Robert Samuel “Sam” DuVall — San Francisco restaurateur known for Izzy's Steakhouse, Elite Cafe, The Great American Music Hall, and Cafe Royale — died at his home Nov. 1 due to old age, according to a company announcement on Monday. He was 80 years old.
A native of Jacksonville, Miss., DuVall moved to San Francisco after graduating from the University of Mississippi in 1960. The 30 restaurants he opened during the 50-year span of his career covered many cuisines, from New Orleans-style food at Elite Cafe to Cuban dishes at Habana to traditional steakhouse fare at Izzy’s Steakhouse.
“He had the goal of taking someone out of their day-to-day and bringing them, if just for a few hours, into an all-encompassing, unique experience, from the decor to the food to the way they felt when they walked in the door,” daughter Samantha DuVall Bechtel told the San Francisco Chronicle.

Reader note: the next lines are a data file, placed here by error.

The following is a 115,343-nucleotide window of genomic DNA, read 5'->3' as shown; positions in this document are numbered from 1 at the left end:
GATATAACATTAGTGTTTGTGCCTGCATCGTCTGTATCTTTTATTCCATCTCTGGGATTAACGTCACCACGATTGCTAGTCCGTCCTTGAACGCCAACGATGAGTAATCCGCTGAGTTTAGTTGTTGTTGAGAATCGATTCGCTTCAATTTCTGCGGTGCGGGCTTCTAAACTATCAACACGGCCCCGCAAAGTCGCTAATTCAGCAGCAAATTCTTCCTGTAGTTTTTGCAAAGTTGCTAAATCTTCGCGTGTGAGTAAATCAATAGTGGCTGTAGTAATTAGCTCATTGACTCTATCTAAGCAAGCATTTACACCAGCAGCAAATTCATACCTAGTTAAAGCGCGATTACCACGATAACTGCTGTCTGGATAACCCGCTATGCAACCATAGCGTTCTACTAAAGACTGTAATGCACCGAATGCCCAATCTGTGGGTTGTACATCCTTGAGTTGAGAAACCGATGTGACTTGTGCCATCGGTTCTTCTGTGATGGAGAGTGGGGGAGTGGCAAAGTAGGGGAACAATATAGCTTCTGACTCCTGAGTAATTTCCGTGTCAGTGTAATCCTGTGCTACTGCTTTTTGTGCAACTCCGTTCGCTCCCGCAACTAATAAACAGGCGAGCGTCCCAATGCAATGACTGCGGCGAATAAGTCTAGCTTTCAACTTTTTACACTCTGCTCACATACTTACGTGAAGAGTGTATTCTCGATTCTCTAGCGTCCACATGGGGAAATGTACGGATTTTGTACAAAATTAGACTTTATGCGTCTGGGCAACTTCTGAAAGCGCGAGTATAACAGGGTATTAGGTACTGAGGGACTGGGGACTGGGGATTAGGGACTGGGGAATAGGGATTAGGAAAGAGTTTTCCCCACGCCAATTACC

Some of DuVall’s restaurants were equally about the experience as the cuisine. Café Royale was a former piano store that, when DuVall transformed it into a restaurant, was made to look like an ocean liner.
Business partner Joe Kohn told the Chronicle that DuVall didn’t believe in fancy dining but instead, believed in “comfort food and value,” which meant that he often gave customers something “free and familiar” with their experience. Depending on cuisine, that meant free rice and beans with entrees or fresh beignets.
Samantha DuVall Bechtel has been named to head up The DuVall Family Restaurant Group. She was previously the CEO of Izzy’s Steakhouse, where she has been since 2019.
Izzy’s Steakhouse currently has two locations, but had six units at its peak and achieved Legacy Status from the city of San Francisco in 2013.
At the time of his death, Izzy’s was the only restaurant DuVall still owned.
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